Highland cyclists are being warned of new hazard on the north’s roads – a dive-bombing buzzard.
One cyclist has been attacked twice within a week by the bird on the A832 Muir of Ord-Marybank road.
John Leggett, a 72-year-old retired marine consultant, said his ears “were ringing” after the angry buzzard flew at his head.
Its talons also left a small dent in Mr Leggett’s silver cycling helmet, though luckily he was not injured.
The Marybank man said: “I was approached Clach Wood earlier last week and felt a bang on my helmet.
“I just thought something had fallen off a tree and I kept going.
“But on Thursday, it happened at the same place, another bang on my helmet.
“This time I stopped and there was a bird sitting in a tree.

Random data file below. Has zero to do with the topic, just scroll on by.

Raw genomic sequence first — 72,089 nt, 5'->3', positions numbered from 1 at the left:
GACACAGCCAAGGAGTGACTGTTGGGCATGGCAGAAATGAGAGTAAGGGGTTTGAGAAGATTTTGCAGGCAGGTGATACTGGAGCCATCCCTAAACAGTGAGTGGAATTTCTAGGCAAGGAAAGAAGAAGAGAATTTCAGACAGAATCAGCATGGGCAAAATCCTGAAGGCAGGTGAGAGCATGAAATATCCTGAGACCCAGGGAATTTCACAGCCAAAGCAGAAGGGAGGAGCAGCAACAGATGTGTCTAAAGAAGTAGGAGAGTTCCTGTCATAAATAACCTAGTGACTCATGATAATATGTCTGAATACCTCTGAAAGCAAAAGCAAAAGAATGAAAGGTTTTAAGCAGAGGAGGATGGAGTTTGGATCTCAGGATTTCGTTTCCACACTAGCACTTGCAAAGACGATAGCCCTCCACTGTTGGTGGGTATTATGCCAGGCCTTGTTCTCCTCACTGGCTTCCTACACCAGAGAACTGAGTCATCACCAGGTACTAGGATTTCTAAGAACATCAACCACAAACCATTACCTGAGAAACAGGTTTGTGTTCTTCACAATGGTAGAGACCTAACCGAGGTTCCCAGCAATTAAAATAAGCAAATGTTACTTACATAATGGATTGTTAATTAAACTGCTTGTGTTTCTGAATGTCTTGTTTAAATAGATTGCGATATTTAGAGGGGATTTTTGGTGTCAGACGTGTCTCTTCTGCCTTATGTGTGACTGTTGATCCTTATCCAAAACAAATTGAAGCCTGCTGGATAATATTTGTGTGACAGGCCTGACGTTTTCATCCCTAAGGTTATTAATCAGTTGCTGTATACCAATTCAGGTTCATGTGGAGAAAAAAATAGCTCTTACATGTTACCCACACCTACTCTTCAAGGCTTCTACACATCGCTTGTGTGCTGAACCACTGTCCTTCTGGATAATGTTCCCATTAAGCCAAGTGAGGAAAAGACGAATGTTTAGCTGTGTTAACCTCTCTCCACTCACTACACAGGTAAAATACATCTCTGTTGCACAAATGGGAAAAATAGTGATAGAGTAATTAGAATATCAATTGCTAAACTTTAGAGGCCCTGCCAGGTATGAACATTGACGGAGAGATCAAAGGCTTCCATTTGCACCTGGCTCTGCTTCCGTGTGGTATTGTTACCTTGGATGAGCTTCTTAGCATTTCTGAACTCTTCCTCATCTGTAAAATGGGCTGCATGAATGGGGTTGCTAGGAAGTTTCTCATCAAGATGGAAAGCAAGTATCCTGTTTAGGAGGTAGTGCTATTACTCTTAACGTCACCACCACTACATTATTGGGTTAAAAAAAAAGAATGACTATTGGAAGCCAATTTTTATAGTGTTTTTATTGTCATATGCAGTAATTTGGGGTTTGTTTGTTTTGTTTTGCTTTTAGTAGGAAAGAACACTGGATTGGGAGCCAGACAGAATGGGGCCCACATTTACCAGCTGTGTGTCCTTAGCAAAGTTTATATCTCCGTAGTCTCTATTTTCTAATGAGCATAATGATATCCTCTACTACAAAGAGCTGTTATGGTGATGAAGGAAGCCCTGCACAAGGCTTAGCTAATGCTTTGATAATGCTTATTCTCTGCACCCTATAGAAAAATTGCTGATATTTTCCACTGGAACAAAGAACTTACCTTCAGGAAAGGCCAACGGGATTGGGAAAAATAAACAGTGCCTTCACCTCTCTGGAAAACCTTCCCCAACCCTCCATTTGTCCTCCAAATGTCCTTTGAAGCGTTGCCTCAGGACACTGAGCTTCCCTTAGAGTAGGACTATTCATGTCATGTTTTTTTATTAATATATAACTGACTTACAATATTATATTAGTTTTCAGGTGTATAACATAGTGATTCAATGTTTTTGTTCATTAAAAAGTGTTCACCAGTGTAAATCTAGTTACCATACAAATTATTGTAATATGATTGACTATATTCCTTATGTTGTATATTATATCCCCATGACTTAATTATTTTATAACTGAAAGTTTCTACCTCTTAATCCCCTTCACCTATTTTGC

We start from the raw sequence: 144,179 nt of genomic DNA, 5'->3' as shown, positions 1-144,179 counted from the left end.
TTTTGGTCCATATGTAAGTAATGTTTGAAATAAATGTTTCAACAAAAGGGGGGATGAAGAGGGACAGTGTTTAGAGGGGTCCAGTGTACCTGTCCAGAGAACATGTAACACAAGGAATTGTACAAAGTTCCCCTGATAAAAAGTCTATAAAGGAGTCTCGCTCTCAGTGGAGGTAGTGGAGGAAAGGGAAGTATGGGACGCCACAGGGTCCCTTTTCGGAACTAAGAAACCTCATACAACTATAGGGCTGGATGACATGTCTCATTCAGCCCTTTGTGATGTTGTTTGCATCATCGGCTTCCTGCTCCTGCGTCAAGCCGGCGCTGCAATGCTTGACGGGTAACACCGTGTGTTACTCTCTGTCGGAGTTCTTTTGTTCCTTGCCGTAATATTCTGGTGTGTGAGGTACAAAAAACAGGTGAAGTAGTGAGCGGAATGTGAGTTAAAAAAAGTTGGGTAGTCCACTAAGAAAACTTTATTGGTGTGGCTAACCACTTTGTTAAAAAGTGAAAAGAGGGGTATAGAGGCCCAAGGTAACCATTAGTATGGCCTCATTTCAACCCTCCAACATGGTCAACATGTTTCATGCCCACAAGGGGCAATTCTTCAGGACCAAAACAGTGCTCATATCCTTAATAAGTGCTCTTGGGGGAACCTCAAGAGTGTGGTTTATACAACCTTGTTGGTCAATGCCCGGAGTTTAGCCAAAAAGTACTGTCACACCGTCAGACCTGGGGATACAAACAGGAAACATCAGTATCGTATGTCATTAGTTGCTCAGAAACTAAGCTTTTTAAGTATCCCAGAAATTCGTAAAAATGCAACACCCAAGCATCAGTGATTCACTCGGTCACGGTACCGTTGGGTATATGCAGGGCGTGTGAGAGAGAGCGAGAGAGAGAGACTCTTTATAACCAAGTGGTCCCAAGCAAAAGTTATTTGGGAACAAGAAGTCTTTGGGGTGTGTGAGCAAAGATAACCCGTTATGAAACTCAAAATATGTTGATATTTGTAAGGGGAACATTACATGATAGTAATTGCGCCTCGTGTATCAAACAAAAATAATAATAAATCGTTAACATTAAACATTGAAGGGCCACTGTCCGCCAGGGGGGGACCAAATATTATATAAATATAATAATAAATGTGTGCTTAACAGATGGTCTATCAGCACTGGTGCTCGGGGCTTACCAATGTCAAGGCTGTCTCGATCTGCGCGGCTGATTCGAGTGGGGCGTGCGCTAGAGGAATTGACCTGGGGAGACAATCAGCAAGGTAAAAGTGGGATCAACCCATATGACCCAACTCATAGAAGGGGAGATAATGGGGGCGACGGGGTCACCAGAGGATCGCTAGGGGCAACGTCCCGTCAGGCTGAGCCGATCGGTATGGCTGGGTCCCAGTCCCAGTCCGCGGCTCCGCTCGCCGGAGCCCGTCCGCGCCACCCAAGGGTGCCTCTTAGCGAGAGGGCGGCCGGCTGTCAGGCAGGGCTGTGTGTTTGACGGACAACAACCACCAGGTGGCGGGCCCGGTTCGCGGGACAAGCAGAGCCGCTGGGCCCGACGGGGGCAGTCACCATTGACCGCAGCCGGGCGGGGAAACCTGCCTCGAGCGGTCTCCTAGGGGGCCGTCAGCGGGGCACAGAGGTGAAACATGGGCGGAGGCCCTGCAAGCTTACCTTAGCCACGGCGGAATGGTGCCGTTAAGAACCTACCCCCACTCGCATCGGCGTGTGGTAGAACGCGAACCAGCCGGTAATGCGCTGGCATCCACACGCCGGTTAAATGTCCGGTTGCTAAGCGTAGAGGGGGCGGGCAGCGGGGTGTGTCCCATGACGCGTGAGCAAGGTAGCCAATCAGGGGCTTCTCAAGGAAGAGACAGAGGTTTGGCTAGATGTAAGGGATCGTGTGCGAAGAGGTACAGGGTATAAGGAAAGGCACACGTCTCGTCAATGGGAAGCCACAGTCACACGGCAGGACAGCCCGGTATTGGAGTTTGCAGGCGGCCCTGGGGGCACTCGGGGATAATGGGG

“It flew down towards me but it disappeared when I waved my arms at it.
“My head hurt and my ears was ringing for a couple of hours. It hit me fairly hard.
“My helmet has a dent in it from the bird’s claws.”
Mr Leggett, a member of the Ross-shire Roads Cycling Club, believes that the bird may have had a nest nearby and was trying to protect its young.
He said: “Friends have heard of it happening to other people. We think that the bird had young which had just hatched and she was being protective.”
However he has warned other cyclists in his club to beware when on the route, although there have not been any other reports of similar incidents.
Buzzards are the most common bird of prey in the UK, with an estimate of more than 70,000 breeding pairs.
They can have a wingspan of up to 4ft and feed on small animals.
Buzzards are also regularly seen
An RSPB spokeswoman said: “The buzzard probably has a nest of chicks close by and it is being protective of them.”